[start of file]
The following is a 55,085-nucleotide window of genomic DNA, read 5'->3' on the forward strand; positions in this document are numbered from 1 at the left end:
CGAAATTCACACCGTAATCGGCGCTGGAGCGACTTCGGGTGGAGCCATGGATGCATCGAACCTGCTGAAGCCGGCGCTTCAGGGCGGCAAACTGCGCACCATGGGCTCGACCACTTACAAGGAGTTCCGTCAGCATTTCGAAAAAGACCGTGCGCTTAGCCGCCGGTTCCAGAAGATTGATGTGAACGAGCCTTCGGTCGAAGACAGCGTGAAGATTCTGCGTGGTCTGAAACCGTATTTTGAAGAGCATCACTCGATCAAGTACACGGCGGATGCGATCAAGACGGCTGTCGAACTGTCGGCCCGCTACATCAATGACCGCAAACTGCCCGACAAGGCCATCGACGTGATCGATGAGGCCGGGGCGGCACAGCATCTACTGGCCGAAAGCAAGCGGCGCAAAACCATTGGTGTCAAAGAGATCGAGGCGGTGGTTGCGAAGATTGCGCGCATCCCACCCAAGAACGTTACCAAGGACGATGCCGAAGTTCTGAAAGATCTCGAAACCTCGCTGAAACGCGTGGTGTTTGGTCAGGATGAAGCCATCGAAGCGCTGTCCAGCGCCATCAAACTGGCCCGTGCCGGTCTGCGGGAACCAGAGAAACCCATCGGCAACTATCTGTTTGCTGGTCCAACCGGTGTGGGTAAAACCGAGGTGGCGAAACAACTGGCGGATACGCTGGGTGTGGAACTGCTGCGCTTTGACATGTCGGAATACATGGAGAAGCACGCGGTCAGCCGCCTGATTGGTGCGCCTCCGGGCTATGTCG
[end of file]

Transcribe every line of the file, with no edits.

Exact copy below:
The following is a 55,085-nucleotide window of genomic DNA, read 5'->3' on the forward strand; positions in this document are numbered from 1 at the left end:
CGAAATTCACACCGTAATCGGCGCTGGAGCGACTTCGGGTGGAGCCATGGATGCATCGAACCTGCTGAAGCCGGCGCTTCAGGGCGGCAAACTGCGCACCATGGGCTCGACCACTTACAAGGAGTTCCGTCAGCATTTCGAAAAAGACCGTGCGCTTAGCCGCCGGTTCCAGAAGATTGATGTGAACGAGCCTTCGGTCGAAGACAGCGTGAAGATTCTGCGTGGTCTGAAACCGTATTTTGAAGAGCATCACTCGATCAAGTACACGGCGGATGCGATCAAGACGGCTGTCGAACTGTCGGCCCGCTACATCAATGACCGCAAACTGCCCGACAAGGCCATCGACGTGATCGATGAGGCCGGGGCGGCACAGCATCTACTGGCCGAAAGCAAGCGGCGCAAAACCATTGGTGTCAAAGAGATCGAGGCGGTGGTTGCGAAGATTGCGCGCATCCCACCCAAGAACGTTACCAAGGACGATGCCGAAGTTCTGAAAGATCTCGAAACCTCGCTGAAACGCGTGGTGTTTGGTCAGGATGAAGCCATCGAAGCGCTGTCCAGCGCCATCAAACTGGCCCGTGCCGGTCTGCGGGAACCAGAGAAACCCATCGGCAACTATCTGTTTGCTGGTCCAACCGGTGTGGGTAAAACCGAGGTGGCGAAACAACTGGCGGATACGCTGGGTGTGGAACTGCTGCGCTTTGACATGTCGGAATACATGGAGAAGCACGCGGTCAGCCGCCTGATTGGTGCGCCTCCGGGCTATGTCG